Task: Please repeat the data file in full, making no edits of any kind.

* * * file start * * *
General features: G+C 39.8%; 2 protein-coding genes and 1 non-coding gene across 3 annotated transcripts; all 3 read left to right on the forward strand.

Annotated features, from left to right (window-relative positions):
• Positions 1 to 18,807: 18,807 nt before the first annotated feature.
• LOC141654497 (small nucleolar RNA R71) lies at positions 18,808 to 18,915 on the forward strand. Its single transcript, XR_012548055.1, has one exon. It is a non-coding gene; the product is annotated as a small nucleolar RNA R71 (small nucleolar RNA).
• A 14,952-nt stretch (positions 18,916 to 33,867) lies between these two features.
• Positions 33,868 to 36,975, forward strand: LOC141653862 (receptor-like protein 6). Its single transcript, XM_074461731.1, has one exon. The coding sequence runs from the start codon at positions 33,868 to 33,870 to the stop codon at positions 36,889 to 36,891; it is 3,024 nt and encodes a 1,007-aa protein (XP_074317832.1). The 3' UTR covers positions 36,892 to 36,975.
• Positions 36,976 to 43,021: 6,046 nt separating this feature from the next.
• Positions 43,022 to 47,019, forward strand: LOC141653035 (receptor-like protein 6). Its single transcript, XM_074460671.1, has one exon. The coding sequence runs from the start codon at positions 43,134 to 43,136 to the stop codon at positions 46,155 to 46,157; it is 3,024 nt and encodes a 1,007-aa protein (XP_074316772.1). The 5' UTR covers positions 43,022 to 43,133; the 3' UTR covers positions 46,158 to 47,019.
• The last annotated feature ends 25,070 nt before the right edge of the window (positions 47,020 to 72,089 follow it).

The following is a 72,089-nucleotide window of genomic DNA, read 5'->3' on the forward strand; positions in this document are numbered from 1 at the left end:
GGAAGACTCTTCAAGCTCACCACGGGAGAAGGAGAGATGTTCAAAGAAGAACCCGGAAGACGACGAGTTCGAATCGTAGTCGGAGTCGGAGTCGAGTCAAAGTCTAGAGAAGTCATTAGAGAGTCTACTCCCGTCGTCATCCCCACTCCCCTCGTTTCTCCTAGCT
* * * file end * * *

General features: G+C 39.8%; 2 protein-coding genes and 1 non-coding gene across 3 annotated transcripts; all 3 read left to right on the forward strand.

Annotated features, from left to right (window-relative positions):
• Positions 1 to 18,807: 18,807 nt before the first annotated feature.
• LOC141654497 (small nucleolar RNA R71) lies at positions 18,808 to 18,915 on the forward strand. Its single transcript, XR_012548055.1, has one exon. It is a non-coding gene; the product is annotated as a small nucleolar RNA R71 (small nucleolar RNA).
• A 14,952-nt stretch (positions 18,916 to 33,867) lies between these two features.
• Positions 33,868 to 36,975, forward strand: LOC141653862 (receptor-like protein 6). Its single transcript, XM_074461731.1, has one exon. The coding sequence runs from the start codon at positions 33,868 to 33,870 to the stop codon at positions 36,889 to 36,891; it is 3,024 nt and encodes a 1,007-aa protein (XP_074317832.1). The 3' UTR covers positions 36,892 to 36,975.
• Positions 36,976 to 43,021: 6,046 nt separating this feature from the next.
• Positions 43,022 to 47,019, forward strand: LOC141653035 (receptor-like protein 6). Its single transcript, XM_074460671.1, has one exon. The coding sequence runs from the start codon at positions 43,134 to 43,136 to the stop codon at positions 46,155 to 46,157; it is 3,024 nt and encodes a 1,007-aa protein (XP_074316772.1). The 5' UTR covers positions 43,022 to 43,133; the 3' UTR covers positions 46,158 to 47,019.
• The last annotated feature ends 25,070 nt before the right edge of the window (positions 47,020 to 72,089 follow it).

The following is a 72,089-nucleotide window of genomic DNA, read 5'->3' on the forward strand; positions in this document are numbered from 1 at the left end:
GGAAGACTCTTCAAGCTCACCACGGGAGAAGGAGAGATGTTCAAAGAAGAACCCGGAAGACGACGAGTTCGAATCGTAGTCGGAGTCGGAGTCGAGTCAAAGTCTAGAGAAGTCATTAGAGAGTCTACTCCCGTCGTCATCCCCACTCCCCTCGTTTCTCCTAGCT